Who is Ravenstone?
Athens music critic Gordon Lamb noted in his book Widespread Panic in the Streets of Athens, Georgia that Ravenstone was the “hard-rock phenomenon storming Athens and the campus in 1971…conceived as equal parts political party and rock band.”
In The Red and Black article “Athens’ 1st” (01/29/2009), the newspaper named Ravenstone "the first major band" of the Athens music scene. "Before Widespread Panic, before the B-52s, before R.E.M. – there was Ravenstone, often called 'one of the godfathers of the Athens music scene.'"
C.J. Bartunek, Managing Editor of The Georgia Review, wrote in “Dance Revolution ‘72” that Ravenstone’s “original material quickly made them a hot ticket.” She described the group as “a band not only unafraid of controversy, but a little in love with it.”
Named for a line in Goethe's play Faust ("what do they weave, round the Ravenstone..."), the group lived at the intersection of music and politics, promoting social justice and human rights issues involving the university and Athens community.
During local club appearances and campus performances at Legion Field and Memorial Hall Ballroom, the “Ravesters” – as they were affectionately known by fans – advocated for environmental justice and the legalization of marijuana, and espoused staunch anti-war beliefs. The group defended freedom of speech, repeatedly pressing the issue on stage to the consternation of university officials. While challenging the city's attempts at voter suppression, the band was threatened with arrest, according to a press report at the time.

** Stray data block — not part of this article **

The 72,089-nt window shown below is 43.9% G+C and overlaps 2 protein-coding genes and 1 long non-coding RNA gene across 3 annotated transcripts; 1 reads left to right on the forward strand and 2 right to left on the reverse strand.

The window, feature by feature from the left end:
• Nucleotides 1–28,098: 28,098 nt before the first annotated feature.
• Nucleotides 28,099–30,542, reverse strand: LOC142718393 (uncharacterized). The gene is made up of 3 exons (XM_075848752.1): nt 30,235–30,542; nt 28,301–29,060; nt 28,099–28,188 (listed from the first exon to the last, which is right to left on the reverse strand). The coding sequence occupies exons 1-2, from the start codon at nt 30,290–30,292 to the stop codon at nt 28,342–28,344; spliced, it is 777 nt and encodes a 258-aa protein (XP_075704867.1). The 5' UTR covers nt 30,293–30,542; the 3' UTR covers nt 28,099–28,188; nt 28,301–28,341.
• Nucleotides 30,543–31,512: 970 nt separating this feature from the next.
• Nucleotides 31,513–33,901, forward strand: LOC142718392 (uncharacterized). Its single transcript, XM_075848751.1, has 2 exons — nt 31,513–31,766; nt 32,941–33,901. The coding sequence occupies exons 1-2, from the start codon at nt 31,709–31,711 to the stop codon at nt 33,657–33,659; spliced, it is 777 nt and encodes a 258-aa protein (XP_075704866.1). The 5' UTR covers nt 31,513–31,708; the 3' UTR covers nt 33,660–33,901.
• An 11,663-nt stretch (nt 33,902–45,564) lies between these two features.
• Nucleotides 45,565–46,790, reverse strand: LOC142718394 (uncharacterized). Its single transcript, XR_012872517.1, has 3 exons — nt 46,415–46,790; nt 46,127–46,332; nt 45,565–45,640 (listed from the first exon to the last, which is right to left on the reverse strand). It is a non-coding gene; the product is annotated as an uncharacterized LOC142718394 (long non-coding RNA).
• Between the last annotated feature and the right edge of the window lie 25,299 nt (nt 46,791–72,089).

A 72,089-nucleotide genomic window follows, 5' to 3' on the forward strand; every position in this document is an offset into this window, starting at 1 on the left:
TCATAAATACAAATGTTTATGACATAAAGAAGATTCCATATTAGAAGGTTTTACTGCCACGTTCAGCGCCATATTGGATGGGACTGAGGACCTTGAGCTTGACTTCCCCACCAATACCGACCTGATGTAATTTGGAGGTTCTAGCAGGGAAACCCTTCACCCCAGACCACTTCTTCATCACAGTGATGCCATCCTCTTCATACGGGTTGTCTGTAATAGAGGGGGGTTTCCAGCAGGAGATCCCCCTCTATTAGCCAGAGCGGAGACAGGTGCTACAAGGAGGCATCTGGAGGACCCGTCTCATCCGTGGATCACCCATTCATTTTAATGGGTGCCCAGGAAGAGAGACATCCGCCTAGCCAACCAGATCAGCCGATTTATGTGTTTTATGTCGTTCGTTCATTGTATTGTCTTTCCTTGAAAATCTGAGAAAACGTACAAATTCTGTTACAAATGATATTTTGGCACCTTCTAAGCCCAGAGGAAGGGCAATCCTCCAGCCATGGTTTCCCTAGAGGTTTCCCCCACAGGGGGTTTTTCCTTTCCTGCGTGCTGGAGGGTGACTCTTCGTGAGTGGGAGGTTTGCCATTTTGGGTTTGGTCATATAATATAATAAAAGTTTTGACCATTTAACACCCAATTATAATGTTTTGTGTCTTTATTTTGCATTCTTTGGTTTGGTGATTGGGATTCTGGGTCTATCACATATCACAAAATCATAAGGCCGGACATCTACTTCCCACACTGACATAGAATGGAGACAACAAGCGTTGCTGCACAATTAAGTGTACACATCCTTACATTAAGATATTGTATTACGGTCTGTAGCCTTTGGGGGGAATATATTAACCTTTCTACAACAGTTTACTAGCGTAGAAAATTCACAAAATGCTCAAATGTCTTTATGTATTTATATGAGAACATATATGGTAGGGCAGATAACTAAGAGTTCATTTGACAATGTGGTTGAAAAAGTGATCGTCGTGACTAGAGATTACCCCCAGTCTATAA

In 1972 the band formed its own UGA student political party, Ravenstone Coalition (later simply “Coalition”), and as part of its platform supported the feasibility study for a student radio station which would become the university’s WUOG. The following year, Coalition’s entire slate of executive candidates was elected to student government. In another first, the party’s openly gay presidential candidate was elected in 1975.
The band championed the expression of sexual orientation and gender identity. In March 1972, it performed for the first gay dance at a southern college. The night featured Diamond Lil, a renowned drag queen. There were threats of violence from the Klan. The university administration did everything possible to stop the event, claiming it would promote sodomy. At the time, the act was legally defined as oral or anal sex between individuals, including heterosexuals, and was a felony under GA state law punishable by up to 20 years in prison. Only a last-minute restraining order issued by a Superior Court judge allowed the performance to happen.
To celebrate the band’s 50th anniversary, Ravenstone’s original members reconvened to record Dirty Dusty and Divine. The album channels the band’s rock roots and eclectic influences with new material and remixes of songs dating to the early ’70s. It’s available May 18th on more than 100 streaming and download sites.
Featured tracks: “Natural Born Slaves” “More Love (Righteous Remix)” “Dance of Life”